I think you are my new favorite writer here! Thanks!

    • Hi Max! Nice to hear from you again ~ and Thank you! That’s a lot to live up to; I’ll do my darndest. 🙂

  • Hoss Nelson

    As a Range master / RSO, if I see you pull a trigger (dry fire or not) after i’ve called cease fire! Clear and show, I will politely ask you to leave. Cease fire means STOP NOW, FINGERS OFF TRIGGERS, it does not mean fire your last shot! Or dry fire

    While I may of seen your chamber empty and then looked at another shooter only to look over and see you pointing down range and finger on or pulling the trigger how do I know you didn’t load one last round to fire? We have RSO and range S.O.P’S rules for safety. If you want to make your own rules then open your own range and pay your own insurance.

    The rules we have are clear and are precise, and are there for safety of everyone

    • Cobrawing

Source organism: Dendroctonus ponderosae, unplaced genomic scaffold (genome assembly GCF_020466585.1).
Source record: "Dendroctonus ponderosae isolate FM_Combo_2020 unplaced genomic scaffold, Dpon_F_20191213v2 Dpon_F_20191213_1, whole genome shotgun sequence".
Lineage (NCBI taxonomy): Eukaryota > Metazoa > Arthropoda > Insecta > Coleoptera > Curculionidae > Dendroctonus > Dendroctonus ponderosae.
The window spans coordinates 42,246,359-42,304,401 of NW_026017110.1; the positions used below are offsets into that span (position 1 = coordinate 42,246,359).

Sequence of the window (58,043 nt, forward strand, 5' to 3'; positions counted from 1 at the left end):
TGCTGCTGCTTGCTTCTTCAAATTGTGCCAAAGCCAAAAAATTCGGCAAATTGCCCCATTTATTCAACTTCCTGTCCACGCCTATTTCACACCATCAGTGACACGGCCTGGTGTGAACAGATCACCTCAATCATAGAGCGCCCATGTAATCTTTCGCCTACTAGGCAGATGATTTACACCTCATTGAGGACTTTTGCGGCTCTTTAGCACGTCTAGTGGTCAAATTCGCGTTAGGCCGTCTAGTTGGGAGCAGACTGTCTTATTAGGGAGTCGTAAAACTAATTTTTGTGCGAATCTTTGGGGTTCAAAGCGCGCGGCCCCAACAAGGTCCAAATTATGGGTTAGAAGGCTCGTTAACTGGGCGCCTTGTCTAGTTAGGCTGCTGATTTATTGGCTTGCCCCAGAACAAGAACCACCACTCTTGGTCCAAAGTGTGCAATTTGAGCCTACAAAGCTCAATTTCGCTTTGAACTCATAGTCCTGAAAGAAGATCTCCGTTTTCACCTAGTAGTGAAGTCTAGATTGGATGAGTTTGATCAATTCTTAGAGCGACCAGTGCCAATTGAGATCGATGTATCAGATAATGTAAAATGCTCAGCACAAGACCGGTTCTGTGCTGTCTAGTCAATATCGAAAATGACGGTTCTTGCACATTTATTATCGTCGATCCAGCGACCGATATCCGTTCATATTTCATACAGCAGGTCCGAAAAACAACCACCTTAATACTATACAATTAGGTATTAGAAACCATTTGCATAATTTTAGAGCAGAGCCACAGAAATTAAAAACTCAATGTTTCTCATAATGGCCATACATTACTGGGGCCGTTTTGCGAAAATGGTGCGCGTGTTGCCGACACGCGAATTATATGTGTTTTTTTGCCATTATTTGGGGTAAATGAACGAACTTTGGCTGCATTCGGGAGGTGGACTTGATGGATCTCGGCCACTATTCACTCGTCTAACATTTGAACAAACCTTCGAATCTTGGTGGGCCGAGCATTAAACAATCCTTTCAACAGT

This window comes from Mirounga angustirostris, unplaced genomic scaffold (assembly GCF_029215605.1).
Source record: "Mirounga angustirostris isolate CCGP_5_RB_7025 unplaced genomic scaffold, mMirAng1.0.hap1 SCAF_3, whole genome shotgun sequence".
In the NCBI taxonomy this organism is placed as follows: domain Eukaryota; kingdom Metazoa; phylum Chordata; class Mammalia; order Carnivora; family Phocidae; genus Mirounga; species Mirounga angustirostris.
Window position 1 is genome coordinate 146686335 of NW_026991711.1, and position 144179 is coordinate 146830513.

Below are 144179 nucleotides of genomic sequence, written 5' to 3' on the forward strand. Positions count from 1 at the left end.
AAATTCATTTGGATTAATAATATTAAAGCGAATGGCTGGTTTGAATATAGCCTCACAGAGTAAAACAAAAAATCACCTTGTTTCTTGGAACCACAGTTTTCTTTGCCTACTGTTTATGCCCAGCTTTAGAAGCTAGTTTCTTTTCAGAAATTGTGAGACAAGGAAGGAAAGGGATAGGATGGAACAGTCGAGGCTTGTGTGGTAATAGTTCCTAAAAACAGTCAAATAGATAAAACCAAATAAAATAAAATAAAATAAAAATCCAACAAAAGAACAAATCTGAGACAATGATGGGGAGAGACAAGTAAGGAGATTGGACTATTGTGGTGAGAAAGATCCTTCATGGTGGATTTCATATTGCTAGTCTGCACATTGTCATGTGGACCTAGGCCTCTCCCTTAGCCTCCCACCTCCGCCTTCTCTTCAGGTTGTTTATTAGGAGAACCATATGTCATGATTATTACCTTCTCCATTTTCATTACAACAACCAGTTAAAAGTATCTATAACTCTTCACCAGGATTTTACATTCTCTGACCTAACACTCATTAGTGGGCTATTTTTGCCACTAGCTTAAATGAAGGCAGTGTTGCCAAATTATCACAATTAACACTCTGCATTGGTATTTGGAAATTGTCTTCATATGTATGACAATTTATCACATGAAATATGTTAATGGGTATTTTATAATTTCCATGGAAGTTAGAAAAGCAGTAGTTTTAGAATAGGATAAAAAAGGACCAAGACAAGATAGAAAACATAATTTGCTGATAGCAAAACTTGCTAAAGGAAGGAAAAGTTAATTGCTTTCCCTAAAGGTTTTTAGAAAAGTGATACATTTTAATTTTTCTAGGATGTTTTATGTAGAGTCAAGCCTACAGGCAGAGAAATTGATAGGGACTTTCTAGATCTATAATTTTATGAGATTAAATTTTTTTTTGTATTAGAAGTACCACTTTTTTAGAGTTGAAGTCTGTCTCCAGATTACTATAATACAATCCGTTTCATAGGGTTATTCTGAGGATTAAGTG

I totally agree. I’m a Vietnam veteran, retired law enforcement officer after 28 years of service, former NRA competition shooter, multiple gun club member, former FFL dealer, etc. I too always adhered to the tried and true command after cease fire to stop ALL weapon activity and absolutely keep my fingers OFF the trigger! I respect the author’s intent here to try and take advantage of opportunities for dry fire, but I totally oppose her instruction here to continue activity with your weapon AFTER being instructed to STOP ALL ACTIVITY! You have tons of opportunities to practice dry fire . . . but that moment ain’t one of ’em!